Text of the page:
Our conversation about how all history is revisionist and open to creativity with Michael Douma continues this week.
Locke explores the nature of sovereignty as part of his attack on Filmer.
Locke’s real purpose in overturning Filmer is erecting an unassailable new political order not subject to rebellions and revolution from below.
Rob Schenck joins us to discuss how his career in the evangelical world morphed into continued political engagement.
Blocking is an easy way to hide disagreement, but doesn’t do much to end it, and scales poorly.
This week we discuss the implications of law enforecement’s ability to access genetic information from DNA databases like Ancestry and 23&Me.
We find two broad methods affecting the end of slavery: 1) absolute self-reliant independence by abolitionists, and 2) challenging the slave to rebel.
Michael Douma joins us for the first part of a two-part series to discuss how we should see the past as as an interpretative history.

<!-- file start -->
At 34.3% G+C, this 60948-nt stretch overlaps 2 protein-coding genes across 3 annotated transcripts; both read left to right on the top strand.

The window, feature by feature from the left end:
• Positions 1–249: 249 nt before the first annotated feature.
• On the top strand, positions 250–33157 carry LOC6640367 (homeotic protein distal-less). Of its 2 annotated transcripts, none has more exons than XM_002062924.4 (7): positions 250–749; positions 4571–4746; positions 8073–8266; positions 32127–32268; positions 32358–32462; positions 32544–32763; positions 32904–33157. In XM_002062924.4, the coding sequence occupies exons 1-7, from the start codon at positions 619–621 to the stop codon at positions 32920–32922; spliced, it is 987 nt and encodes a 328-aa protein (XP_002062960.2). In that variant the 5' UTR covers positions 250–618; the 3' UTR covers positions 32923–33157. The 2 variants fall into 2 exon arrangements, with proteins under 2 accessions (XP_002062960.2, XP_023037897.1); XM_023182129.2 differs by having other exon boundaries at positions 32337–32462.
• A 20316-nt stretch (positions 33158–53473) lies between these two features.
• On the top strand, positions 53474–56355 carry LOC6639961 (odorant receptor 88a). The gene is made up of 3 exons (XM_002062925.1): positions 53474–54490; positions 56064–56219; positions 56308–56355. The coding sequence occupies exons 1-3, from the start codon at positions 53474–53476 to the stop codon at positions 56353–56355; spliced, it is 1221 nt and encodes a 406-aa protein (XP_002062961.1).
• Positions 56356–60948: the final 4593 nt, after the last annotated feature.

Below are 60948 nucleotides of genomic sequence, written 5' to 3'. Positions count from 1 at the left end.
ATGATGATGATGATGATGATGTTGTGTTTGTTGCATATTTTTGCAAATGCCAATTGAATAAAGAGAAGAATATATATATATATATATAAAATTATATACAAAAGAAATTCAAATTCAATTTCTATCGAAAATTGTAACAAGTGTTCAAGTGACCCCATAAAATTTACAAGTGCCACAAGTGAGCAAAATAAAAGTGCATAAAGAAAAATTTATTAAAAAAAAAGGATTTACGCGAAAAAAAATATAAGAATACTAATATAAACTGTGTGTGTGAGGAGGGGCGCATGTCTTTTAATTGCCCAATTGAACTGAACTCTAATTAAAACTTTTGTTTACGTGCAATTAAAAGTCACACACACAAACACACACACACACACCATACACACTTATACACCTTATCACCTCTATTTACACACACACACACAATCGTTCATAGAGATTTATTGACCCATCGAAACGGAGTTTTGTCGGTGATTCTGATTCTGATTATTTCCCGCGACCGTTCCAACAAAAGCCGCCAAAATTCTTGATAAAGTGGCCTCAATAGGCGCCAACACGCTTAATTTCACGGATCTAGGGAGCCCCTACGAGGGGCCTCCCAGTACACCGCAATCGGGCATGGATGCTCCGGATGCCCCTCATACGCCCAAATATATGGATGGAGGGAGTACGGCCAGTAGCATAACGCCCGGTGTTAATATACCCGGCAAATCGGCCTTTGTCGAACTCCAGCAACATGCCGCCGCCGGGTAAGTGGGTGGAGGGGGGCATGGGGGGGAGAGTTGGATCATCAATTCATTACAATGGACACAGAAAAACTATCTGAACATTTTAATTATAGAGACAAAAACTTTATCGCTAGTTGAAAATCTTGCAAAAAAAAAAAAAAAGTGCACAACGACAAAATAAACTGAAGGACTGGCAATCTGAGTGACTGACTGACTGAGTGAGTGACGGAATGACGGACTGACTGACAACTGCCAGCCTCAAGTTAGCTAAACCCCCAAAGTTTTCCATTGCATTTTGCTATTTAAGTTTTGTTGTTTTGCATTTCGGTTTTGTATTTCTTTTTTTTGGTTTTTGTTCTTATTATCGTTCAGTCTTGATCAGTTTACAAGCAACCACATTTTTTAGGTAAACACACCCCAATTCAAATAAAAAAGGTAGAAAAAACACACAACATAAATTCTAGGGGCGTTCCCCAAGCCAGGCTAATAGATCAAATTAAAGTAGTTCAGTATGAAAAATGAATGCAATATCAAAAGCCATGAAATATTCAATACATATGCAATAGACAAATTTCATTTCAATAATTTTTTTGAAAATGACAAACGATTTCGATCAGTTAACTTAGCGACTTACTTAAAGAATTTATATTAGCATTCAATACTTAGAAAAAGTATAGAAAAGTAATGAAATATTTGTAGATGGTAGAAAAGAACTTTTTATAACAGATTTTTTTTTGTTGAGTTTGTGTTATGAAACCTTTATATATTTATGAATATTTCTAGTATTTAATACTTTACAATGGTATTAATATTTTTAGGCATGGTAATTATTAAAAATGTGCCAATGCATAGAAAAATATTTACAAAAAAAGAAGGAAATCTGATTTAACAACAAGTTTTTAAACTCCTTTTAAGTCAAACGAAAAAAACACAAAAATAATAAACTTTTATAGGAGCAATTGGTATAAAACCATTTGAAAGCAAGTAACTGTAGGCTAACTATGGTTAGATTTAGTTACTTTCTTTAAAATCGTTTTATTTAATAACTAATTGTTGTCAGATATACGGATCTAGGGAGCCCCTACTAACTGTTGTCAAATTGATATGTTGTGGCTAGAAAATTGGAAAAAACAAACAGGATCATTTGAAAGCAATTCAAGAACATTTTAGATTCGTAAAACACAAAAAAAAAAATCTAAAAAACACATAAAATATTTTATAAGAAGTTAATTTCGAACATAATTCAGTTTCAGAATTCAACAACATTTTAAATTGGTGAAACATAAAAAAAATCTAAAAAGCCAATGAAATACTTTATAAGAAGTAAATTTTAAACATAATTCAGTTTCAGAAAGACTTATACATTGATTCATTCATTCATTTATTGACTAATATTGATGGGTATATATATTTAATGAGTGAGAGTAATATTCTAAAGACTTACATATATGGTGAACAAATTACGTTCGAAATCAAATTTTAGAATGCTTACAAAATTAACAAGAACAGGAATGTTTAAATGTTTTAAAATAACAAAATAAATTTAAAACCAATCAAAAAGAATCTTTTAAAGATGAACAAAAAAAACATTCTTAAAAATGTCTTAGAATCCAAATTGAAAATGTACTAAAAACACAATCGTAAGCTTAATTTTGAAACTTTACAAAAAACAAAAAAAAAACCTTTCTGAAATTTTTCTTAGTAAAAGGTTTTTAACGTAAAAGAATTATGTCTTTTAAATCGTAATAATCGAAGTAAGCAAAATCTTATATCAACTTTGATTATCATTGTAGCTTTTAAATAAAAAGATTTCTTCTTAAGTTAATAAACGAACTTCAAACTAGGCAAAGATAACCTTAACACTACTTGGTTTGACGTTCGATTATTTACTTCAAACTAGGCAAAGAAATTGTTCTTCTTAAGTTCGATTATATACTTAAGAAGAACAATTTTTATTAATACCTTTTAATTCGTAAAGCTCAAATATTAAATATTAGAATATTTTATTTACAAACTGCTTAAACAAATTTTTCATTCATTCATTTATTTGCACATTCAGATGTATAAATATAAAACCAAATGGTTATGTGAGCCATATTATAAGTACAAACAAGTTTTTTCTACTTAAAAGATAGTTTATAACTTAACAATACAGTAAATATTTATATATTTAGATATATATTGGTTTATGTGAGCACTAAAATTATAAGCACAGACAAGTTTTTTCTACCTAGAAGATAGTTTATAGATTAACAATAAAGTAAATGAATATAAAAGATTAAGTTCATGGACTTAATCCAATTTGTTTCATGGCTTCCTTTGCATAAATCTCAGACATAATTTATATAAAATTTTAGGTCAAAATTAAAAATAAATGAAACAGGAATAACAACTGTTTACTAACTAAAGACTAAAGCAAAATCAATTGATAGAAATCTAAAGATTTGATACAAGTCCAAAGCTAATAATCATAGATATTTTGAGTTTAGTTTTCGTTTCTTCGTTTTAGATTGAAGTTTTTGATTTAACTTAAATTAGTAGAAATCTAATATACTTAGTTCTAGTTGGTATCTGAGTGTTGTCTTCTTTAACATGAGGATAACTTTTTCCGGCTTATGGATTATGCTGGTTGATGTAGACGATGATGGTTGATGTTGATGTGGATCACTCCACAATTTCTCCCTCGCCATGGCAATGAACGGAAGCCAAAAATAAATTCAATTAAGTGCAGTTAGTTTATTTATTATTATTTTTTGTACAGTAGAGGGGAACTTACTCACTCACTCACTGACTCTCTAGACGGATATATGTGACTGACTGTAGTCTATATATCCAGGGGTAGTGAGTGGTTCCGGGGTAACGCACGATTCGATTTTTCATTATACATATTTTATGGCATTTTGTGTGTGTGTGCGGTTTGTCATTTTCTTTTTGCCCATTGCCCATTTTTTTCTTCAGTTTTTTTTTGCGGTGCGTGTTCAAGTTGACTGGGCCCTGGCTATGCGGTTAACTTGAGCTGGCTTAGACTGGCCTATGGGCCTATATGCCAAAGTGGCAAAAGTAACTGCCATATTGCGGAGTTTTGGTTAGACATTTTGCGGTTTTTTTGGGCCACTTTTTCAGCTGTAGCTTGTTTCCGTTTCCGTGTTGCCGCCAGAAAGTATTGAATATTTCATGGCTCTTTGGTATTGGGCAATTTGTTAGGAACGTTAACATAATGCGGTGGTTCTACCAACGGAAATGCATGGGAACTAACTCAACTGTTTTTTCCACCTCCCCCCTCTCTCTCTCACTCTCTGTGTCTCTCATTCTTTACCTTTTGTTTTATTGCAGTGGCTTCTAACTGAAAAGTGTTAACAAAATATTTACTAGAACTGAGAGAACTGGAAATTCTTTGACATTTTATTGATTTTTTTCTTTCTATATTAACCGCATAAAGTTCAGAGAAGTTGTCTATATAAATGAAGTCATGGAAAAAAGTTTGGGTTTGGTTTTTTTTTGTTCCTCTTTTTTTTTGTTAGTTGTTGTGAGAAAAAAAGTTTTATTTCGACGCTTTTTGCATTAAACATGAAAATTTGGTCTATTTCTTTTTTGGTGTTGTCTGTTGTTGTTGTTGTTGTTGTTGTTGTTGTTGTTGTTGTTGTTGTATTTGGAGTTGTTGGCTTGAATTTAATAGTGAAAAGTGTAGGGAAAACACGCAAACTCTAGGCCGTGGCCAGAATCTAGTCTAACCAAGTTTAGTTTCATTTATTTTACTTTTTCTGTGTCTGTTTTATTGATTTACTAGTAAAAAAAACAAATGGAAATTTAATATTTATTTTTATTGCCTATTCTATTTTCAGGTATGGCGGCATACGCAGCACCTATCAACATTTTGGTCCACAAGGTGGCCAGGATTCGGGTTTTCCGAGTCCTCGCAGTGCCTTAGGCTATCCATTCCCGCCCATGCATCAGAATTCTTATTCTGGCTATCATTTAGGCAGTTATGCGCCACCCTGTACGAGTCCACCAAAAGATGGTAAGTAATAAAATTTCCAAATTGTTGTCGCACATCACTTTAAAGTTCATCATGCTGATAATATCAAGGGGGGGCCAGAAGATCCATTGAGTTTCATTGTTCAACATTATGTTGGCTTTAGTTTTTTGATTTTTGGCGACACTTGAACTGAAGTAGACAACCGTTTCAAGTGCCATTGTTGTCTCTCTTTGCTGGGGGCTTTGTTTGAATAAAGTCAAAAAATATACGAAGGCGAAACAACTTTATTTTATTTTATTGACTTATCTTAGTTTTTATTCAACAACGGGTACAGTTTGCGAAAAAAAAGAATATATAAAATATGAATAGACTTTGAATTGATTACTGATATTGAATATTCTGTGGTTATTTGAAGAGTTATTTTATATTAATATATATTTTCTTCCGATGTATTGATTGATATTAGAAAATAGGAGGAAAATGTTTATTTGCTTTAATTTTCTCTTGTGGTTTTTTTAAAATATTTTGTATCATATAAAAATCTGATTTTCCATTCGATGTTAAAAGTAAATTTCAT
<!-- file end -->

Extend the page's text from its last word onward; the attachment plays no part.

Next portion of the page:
Smith discusses Birney’s eventual opposition to the American Colonization Society and why he embraced abolitionism instead.
The modern state is a contingent historical development, born in blood—not a permanent or inevitable feature of human society.
Matthew Larosiere joins us to discuss how his interest in the design and development of weapons is controversial.
One Year After Charlottesville’s “Unite The Right” Riots: Following Karl Popper, We Should Tolerate Intolerance, Within Reason
Contra Popper’s virally optimized doppelgangers, the paradox of tolerance demands forbearance and restraint.
Phil Haunschild joins us to discuss how blockchain technology could potentially eliminate the governments’ presence in welfare and charity.
Whipple’s Liberty Chimers were a radical bunch, for sure—and she used that flame to ignite a deep and lasting opposition to the Slave Power.
Rhode Island’s “Dorr War” opened sharp wounds in the antislavery community. Whipple wanted to heal her community, and attack the real enemy.
Timothy Sandefur joins us this week to discuss how Frederick Douglass does not align perfectly into the accepted political factions of today.
The annual event throws the differences between libertarian and conservative thinking into sharp relief.
Smith discusses the interesting case of James Birney, who freed his slaves and became a prominent abolitionist.